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Marion Adams-Acton
Born Marian Adams-Acton
June 21, 1846(1846-06-21)
Brodick, Isle of Arran, Scotland
Died October 11, 1928 (aged 82)
London, England
Pen name Jeanie Hering
Occupation playwright, novelist
Nationality Scottish
Citizenship British
Writing period 1867 - 1894
Genres children's writing, travel writing
Spouse(s) John Adams-Acton, sculptor
Relative(s) illegitimate daughter of the Duke of Hamilton

Marian Adams-Acton (21 June 1846 – 11 October 1928) was a Scottish novelist. Most of her fiction was written with the pseudonym 'Jeanie Hering'.


Early Life and Education

Was born Marion Hamilton at Brodick on the Isle of Arran on the 21st June 1846, the illegitimate daughter of the Duke of Hamilton and a local Island beauty, Elizabeth Hamilton. The Duke owned Brodick castle and one of the regular summer visitors was George Hering, a son of a German Baron and a popular landscape painter. He and his wife Caroline had lost their only child at the age of six and the Duke suggested they adopt Marion. Her mother was reluctant but was persuaded her daughter would get a much better start to life with this well off and well connected couple. They took her to London at around the age of four returning to their house, Ormidale, on Arran in the summer months. In London she was known as ‘Jeanie Hering’, the name she would use for her children’s books later in life. After receiving a good schooling to the age of sixteen she spent two years at a finishing school; Westphalia in Germany. After returning to London, the family were traveling to Arran by train for the summer when they were fortunate survivors of a train crash that killed hundreds. The Herings house in St John's Wood was in the midst of thriving artist community and it was no surprise that Jeanie married one of England's top sculptors, John Adams-Acton on the 10 August 1875.

Married Life

Shortly after their marriage they took a tour across Europe to India where they spent several months in Bombay. When they returned they settled in a house in Marylebone and latter St John’s Wood, where Jeanie became a mother to seven children. When both of her adopted parents died she inherited Ormidale (now a pub/hotel), which she always visited for some time in the summer. Her husband was a close friend of William Gladstone, and Jeanie in 1884 organised a large charity event with Mrs Gladstone called ‘The Bee’. She was looking for a new challenge in her life when her husband came home one day and announced that some friends had just walked from London to Dorset. Enamoured with this idea, she decided that the summer trip to Arran should be made that year on foot. Her husband quite reasonably objected on the grounds that his friends were just a couple, whereas she had six children, the youngest not even a year old; and of course Arran was considerably further than Dorset. Unperturbed she undertook the journey of 500 miles in about 7 weeks, with the poor nurse Ellen having to push the young child in a perambulator. The story of the journey became her last book, being published in 1894 as ‘Adventures of a Perambulator’. By the 1890s Jeanie was socializing in the highest circles with Kings, Queens and Prime Ministers, and although she wrote plays; one of which was performed at the Strand theatre, she wrote no more fiction. In 1908 her husband had serious injuries when he was knocked over by a car; a lingering illness resulted in his death at Ormidale in 1910.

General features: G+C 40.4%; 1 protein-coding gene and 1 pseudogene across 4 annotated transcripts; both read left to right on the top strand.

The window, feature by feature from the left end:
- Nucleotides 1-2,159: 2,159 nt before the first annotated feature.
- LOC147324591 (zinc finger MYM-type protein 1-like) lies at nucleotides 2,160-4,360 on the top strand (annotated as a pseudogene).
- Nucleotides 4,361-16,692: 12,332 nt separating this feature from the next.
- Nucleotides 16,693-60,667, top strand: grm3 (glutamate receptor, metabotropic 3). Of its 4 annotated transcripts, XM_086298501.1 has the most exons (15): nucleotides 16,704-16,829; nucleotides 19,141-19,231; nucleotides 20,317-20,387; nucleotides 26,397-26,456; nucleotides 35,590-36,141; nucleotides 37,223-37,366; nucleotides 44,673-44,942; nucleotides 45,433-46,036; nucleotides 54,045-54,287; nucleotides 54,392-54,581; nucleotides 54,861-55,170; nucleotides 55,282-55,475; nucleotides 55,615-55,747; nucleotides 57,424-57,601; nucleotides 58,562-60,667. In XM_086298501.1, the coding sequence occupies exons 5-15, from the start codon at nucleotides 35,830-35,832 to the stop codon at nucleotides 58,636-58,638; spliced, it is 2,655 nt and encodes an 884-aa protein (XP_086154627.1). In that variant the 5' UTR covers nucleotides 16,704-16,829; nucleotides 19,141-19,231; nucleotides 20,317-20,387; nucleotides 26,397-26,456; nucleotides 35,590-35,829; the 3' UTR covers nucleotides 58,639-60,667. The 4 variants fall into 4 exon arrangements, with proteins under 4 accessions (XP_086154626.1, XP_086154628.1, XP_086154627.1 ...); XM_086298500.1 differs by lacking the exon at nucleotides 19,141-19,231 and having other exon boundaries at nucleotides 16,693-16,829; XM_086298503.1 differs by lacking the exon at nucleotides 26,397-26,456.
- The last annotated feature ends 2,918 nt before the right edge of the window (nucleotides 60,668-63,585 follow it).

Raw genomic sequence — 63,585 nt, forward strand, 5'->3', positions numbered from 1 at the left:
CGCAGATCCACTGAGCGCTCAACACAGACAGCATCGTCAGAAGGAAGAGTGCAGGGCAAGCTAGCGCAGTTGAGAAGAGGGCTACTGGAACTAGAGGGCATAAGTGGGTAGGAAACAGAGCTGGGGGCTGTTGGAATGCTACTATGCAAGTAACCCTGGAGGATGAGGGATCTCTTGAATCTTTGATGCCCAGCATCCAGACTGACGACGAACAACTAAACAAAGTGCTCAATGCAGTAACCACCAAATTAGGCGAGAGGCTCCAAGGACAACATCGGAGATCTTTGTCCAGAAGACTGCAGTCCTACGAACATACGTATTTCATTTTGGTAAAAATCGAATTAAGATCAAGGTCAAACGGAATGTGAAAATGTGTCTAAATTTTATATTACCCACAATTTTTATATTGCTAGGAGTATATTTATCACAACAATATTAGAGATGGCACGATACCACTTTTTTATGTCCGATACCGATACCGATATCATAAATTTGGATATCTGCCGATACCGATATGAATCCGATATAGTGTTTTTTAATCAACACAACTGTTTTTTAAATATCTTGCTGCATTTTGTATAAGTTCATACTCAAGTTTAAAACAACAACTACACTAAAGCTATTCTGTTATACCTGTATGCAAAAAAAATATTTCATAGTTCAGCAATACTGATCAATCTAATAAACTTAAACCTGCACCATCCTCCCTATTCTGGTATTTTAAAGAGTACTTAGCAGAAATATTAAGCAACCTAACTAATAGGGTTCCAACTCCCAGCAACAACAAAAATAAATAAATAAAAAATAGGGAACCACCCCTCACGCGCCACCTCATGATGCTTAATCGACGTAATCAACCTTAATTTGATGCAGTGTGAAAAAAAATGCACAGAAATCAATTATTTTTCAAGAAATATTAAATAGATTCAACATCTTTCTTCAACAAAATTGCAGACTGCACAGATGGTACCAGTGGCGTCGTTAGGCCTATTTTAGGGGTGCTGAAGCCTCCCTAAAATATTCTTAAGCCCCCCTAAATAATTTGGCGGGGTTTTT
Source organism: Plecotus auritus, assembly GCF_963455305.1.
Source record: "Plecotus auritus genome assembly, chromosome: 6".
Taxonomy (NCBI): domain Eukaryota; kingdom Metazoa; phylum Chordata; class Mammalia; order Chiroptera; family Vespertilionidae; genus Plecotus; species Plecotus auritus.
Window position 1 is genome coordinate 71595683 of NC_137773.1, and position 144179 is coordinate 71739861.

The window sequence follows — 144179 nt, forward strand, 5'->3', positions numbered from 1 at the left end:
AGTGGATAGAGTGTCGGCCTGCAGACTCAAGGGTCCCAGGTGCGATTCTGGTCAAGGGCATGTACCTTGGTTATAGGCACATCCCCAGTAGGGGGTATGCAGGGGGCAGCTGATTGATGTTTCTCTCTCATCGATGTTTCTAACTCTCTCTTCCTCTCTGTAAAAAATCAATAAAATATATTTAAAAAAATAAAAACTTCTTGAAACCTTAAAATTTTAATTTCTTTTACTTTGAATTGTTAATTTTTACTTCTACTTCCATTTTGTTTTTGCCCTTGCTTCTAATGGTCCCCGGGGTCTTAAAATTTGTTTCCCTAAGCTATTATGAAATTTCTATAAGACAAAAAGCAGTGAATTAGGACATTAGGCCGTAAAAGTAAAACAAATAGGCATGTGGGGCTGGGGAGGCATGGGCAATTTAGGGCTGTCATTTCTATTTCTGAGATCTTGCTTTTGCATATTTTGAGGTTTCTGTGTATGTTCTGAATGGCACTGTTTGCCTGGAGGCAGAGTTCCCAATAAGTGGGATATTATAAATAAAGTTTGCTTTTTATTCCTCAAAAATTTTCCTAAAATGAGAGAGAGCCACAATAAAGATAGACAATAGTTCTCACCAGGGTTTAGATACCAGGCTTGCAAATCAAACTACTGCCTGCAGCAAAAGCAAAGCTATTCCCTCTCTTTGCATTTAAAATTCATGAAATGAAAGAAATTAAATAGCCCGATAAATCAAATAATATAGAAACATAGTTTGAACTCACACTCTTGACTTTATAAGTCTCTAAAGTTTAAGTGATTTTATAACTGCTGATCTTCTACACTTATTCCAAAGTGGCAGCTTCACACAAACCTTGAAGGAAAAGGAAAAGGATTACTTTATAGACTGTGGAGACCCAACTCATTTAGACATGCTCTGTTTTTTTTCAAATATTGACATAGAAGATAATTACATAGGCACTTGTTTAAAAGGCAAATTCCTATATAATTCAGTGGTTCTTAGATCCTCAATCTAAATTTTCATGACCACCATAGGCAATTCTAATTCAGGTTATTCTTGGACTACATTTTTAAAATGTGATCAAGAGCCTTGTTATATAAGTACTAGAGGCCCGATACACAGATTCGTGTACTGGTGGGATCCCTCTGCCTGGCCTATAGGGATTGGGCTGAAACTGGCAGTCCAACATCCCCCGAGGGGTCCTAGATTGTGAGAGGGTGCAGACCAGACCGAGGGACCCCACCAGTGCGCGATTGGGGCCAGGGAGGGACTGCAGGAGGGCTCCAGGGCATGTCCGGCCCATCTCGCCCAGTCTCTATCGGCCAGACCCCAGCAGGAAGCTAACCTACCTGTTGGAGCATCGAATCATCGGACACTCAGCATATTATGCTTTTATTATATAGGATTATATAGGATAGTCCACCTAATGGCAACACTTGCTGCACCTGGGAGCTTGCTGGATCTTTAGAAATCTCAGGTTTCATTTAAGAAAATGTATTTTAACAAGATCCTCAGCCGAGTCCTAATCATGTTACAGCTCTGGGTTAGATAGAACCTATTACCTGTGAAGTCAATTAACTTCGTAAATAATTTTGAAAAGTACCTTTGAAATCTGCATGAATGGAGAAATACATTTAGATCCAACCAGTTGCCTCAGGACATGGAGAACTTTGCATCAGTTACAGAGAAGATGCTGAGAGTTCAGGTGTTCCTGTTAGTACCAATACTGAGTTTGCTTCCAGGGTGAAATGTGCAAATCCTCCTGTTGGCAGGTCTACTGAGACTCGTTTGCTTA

Later life

All Jeanie’s boys survived the war and she herself lived to the age of eighty-two when she died in London on October 11 1928; her body being removed to Brodick on Arran, where she was buried in a small churchyard.




  • Garry: a holiday story. : By Jeanie Hering. 1867. London
  • "Little Pickles." A tale for children. : By Jeanie Hering. 1872. London
  • Truth will out. A tale. 1873. London.
  • Golden days. A tale of girls' school life in Germany. : By Jeanie Hering. 1873. London
  • Through the mist. 1874. London 3 volumes.
  • Honour and Glory, or hard to win. A book for boys. 1876. London
  • The child's delight A picture book for little children : By Jeanie Hering 1878. London
  • The town mouse : By Jeanie Hering . 1880. London
  • A banished monarch, and other stories. By Jeanie Hering. 1880. London, Paris and New York.
  • "Wee Lammie" [1880]. London
  • "Minnie's Dolls," [1880]. London
  • "A Rough Diamond." A Christmas story. [1880]. London
  • "Honour is my Guide,". 1886. London.
  • Elf. A Tale. 1887. London.
  • Put to the Test. A Tale. 1888. London.
  • The Child's Delight. [1890]. London.
  • Rosebud. 1891. London.

Non Fiction

  • The dog picture book. 1880. London
  • Pet Dogs. [1890].
  • Doggie's Own Book. [1890]. London.
  • Adventures of a perambulator. True details of a family history. 1894. London.


  • Pickering, Anna Victorian Sidelights. From the papers of the late Mrs. Adams-Acton. 1954. London. 288pp+ 8 leaves of plates.

Further reading


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